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Drought assistance tops list

Saturday, 11th May, 2019

The Darling River Group at the CWA State Conference. From left: Kathleen Gilby (Tibooburra), Therese Davies (Tibooburra), Amanda Vagg (Ivanhoe), Annette Turner (White Cliffs), Yvette Smith (Broken Hill), Marie Kelly (Ivanhoe), Lucy Phillips (Broken Hill), Ellen Pippin (Ivanhoe), Marie Scott (Ivanhoe) and Judith Selby (Menindee). PICTURE: CWA Broken Hill Branch The Darling River Group at the CWA State Conference. From left: Kathleen Gilby (Tibooburra), Therese Davies (Tibooburra), Amanda Vagg (Ivanhoe), Annette Turner (White Cliffs), Yvette Smith (Broken Hill), Marie Kelly (Ivanhoe), Lucy Phillips (Broken Hill), Ellen Pippin (Ivanhoe), Marie Scott (Ivanhoe) and Judith Selby (Menindee). PICTURE: CWA Broken Hill Branch

By Emily Ferguson

Outgoing Country Women’s Association NSW State President, Annette Turner, has spoken about their concerns with drought assistance. 

The Country Women’s Association is seeking urgent assurances from both sides of politics amid worries that the upcoming Federal Election had thrown a shadow of uncertainty over aid schemes. 

Annette Turner lives at Polpah Station, 16 kilometres from White Cliffs, so she knows all about what the drought is doing. 

“We haven’t had rain for two years and like everyone else in the district, it’s been very difficult,” she said. “However, we don’t have as many problems as others as we made the decision to destock in March 2017.”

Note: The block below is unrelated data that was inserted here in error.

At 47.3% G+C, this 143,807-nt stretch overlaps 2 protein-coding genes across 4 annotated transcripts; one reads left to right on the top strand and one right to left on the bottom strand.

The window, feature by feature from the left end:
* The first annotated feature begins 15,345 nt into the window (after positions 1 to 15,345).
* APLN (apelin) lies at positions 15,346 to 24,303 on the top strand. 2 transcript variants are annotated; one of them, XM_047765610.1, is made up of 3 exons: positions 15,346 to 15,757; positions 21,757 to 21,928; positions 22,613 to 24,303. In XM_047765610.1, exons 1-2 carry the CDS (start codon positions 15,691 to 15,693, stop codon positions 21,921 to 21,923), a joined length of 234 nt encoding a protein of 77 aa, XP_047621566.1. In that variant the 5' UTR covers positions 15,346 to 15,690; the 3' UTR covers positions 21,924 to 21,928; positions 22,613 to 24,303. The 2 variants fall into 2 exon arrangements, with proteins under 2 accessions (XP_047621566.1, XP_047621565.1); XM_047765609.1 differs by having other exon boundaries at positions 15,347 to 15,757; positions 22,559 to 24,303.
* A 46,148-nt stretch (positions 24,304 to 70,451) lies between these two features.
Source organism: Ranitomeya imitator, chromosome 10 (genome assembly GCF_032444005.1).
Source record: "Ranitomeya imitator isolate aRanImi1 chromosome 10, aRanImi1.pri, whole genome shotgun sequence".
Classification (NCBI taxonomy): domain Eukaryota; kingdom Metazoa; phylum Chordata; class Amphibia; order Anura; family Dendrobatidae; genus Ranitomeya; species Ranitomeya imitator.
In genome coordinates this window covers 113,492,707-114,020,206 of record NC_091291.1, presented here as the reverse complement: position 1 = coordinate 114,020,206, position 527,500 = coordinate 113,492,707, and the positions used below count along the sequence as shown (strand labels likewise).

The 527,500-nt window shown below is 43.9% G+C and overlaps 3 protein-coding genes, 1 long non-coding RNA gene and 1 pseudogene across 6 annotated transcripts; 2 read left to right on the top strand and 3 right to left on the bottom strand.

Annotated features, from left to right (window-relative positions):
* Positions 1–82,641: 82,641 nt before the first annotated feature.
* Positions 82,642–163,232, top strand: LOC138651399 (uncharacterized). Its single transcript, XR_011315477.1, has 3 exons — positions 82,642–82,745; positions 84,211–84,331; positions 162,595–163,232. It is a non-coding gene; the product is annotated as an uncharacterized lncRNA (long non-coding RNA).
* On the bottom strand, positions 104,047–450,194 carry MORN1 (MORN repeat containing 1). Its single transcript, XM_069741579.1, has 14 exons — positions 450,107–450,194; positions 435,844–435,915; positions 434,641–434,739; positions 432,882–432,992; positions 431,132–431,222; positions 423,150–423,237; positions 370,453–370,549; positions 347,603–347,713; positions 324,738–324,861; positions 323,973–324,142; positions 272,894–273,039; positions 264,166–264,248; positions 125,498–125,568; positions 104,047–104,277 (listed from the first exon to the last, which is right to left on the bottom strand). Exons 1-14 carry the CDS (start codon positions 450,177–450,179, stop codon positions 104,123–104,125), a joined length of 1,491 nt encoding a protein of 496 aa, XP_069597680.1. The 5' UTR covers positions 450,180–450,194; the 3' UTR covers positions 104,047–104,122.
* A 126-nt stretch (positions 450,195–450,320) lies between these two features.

The CWA of NSW had its State Conference in Albury on Tuesday, prior to a visit from Prime Minister Scott Morrison, and expressed concerns that now the Government was in ‘caretaker mode’ there was no further information available about new drought support. 

“As it stands the Opposition has even expressed some hesitation at the issuing of concessional loans, which means if we have a change of government, we may not see the program get off the ground at all,” said Mrs Turner.

“We are calling for all major political parties to state their support for this scheme. Major issues, such as drought, should be treated with a bipartisan approach and all major parties should have a firm position for action on drought so money and support gets to where it’s needed without delay.  

“It’s too important to play politics with and must be treated with the urgency it deserves. The fact the government is in ‘caretaker mode’ should make no difference. In drought-stricken areas, every single day bites. Unlike politicians, we can’t ask our farmers to wait a few weeks, while there is a potential changing of the guard.”

The CWA said all major parties should have clear and firm policy around drought so that when conditions worsen, action can be taken swiftly rather than decisions and policy being made on the run. 

The motion of urgency, which was unanimously carried, included a call for consideration of grants for farmers, as well as loans.

Several other urgency motions around water security for towns were also be discussed by delegates today, including one relating to the inadequate quality of town water and the need for greater transparency on decision-making under the Murray Darling Basin Plan.

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